A fundamental concept in science is the law of conservation of matter. This means that when there is no appreciable conversion of mass into energy, the sum of the masses of substances entering into a reaction must always equal the sum of the masses of products of reaction. Even if there in no chemical reaction occurring, the law of conservation underlies the concept of mass balance (also called material balance), and is useful in environmental technology
Mass balance calculations play an important role in the design and operation of water, sewage, air and solid waste treatment processes. In treatment systems, the physical, chemical, and biological processes usually occurs in vessel or tanks called reactors, and the particular reactions or processes are referred to as unit processes. In the simplest case, it can be said that the input must equal the output, or, in other words, “what goes in must go out.” If this does not occur, there must be an accumulation (depletion) of the material in the reactor equal to the difference between the input and output, or accumulation = input-output. Since, in this kind of situation, the composition of material in the reactor changes with time, it is referred to as an unsteady-state operation. In the steady state operation, it can be assumed that the rates of input and output are constant, as is the composition of the completely mixed reactor.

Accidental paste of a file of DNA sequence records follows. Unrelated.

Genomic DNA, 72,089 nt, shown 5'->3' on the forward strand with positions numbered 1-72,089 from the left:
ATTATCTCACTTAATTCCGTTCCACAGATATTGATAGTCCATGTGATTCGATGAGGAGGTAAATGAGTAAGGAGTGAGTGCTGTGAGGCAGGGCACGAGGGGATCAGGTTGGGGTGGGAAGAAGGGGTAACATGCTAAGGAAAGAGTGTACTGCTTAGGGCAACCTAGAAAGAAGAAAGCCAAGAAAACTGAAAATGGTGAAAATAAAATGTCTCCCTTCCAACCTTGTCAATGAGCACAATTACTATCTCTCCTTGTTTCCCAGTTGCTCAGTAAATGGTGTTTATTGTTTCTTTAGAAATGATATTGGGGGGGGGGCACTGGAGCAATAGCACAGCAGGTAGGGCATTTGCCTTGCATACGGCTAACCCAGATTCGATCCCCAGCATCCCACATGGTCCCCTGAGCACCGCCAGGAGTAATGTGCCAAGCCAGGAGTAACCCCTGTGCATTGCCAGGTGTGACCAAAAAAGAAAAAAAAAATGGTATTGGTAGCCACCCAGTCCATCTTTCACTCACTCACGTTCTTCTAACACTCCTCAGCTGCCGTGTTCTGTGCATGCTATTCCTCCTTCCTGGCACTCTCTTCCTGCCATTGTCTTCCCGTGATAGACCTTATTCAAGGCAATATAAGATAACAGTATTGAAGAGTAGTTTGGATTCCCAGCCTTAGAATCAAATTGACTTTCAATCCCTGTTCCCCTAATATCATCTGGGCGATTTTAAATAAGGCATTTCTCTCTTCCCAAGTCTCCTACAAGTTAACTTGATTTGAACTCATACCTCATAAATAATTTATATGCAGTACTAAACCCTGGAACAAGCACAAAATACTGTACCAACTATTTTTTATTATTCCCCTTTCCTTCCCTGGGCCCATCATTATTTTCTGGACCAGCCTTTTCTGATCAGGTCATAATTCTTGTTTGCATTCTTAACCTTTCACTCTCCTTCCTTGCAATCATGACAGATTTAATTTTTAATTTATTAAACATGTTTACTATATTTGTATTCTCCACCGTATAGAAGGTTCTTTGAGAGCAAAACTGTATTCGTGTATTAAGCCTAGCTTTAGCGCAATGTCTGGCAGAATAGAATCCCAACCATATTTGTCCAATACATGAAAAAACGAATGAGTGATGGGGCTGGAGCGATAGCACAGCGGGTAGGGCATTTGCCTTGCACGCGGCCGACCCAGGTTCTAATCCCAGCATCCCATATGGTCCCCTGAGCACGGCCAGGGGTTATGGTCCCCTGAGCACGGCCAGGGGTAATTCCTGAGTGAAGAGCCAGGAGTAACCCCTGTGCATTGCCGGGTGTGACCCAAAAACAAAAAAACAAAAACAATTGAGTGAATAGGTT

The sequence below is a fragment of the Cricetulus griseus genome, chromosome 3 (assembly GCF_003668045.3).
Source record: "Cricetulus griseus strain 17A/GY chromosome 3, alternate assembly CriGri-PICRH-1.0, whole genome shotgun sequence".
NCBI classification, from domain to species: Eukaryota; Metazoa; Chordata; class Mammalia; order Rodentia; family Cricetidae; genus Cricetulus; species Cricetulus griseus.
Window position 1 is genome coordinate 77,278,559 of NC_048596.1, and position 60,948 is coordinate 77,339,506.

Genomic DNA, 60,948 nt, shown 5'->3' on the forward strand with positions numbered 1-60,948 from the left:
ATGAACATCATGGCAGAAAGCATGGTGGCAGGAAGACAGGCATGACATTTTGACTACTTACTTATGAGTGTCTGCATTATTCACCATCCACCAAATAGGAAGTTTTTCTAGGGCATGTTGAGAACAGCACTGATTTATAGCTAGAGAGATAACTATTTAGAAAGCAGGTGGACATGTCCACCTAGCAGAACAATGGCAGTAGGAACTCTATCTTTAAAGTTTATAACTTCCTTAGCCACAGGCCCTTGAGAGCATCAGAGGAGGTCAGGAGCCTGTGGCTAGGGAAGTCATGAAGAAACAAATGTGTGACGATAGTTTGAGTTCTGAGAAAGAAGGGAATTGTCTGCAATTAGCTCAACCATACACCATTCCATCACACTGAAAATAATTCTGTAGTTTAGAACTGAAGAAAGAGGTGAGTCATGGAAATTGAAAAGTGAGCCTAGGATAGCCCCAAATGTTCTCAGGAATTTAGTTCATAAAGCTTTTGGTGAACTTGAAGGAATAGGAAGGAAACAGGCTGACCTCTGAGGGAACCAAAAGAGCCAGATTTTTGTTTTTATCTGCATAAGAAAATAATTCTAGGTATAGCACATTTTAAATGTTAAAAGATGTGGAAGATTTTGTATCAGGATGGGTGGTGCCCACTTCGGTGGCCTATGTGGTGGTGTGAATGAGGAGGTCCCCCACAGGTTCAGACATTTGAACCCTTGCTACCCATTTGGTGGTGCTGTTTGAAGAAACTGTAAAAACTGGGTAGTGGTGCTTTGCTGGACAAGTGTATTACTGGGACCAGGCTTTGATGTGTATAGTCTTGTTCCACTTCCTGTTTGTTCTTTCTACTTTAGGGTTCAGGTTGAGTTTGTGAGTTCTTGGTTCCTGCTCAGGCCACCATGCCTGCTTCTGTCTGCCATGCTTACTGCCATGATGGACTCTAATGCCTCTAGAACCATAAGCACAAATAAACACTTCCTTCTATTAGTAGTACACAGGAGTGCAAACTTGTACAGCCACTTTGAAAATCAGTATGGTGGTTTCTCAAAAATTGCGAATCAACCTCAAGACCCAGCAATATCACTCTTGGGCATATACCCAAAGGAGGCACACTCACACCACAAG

Suppose, for example, two pipes containing salt solutions discharge into a tank in which the two solutions are completely mixed, and the third pipe carries the mixture out of the tank